Our next President yesterday gave more specifics about her new plan to keep life-saving drugs and other prescription medicines affordable than her opponent has said about all of his policies all summer. Responding to big price hikes for the EpiPen and other pharmaceuticals, Hillary Clinton says she will work with federal agencies, patient advocates, medical experts, and state and local officials to crack down on “unjustified, outlier” price increases, which she defines with three criteria:
An unjustified price increase would be determined by a review of criteria including: 1) the trajectory and scope of the increase in price; 2) changes in the cost of production; and 3) the treatment’s relative value to patients, among other factors that give rise to threatening public health [Hillary Clinton campaign website, “Hillary’s Plan to Respond to Unjustified Price Hikes for Long-Available Drugs,” posted 2016.09.02].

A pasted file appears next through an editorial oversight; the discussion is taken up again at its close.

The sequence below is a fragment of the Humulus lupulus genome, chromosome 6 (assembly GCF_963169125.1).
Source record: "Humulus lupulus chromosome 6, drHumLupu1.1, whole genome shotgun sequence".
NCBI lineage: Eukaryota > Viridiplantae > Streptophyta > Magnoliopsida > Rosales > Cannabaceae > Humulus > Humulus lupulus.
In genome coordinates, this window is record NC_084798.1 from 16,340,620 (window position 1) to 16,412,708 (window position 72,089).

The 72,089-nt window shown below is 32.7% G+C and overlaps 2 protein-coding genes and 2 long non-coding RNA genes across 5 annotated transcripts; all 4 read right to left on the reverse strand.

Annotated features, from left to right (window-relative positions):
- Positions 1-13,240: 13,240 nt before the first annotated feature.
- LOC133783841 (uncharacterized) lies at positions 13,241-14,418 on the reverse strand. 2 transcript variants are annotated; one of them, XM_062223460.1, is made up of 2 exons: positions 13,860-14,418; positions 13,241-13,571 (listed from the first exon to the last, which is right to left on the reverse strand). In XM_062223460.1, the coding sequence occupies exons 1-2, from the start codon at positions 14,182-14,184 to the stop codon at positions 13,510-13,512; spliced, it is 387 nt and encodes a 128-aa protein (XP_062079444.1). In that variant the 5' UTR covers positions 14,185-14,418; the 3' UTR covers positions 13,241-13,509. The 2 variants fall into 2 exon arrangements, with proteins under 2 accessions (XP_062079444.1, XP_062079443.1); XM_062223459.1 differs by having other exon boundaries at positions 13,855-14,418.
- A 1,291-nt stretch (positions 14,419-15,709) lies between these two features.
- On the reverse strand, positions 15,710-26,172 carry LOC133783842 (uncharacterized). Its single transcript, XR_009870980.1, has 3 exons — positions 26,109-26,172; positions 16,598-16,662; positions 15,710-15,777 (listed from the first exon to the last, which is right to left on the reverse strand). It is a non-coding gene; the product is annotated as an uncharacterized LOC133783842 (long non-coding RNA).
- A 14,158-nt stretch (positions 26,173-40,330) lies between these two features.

Clinton would also have the government purchase and provide generic alternative drugs, import foreign alternative drugs, and penalize price-gougers. Longer-term, Clinton would require insurers to cap monthly out-of-pocket payments for prescription drugs, speed up FDA approval of generic drugs, ban agreements that drug manufacturers use to delay production of generic alternatives, eliminate corporate write-offs for drug ads, require pharmaceuticals receiving federal support for research and development to invest certain amounts of their own money in R&D, and finally fix the hole the second President Bush left in the Medicare drug benefit by allowing Medicare to negotiate drug prices.
But I’m particularly intrigued by this idea of forbidding “unjustified, outlier” price increases. Our Public Utilities Commission has the power to do that with prices for electricity and telecom services; why not require drug companies to do the same with their vital products? If a drug company can show that ingredients or production equipment or shipping costs more or that they’ve improved the drug to cure more cases or reduce side effects, then sure, let them charge more. But if they can’t show increased production or distribution costs or increased value for customers, they don’t get to soak sick people in a monopolized market.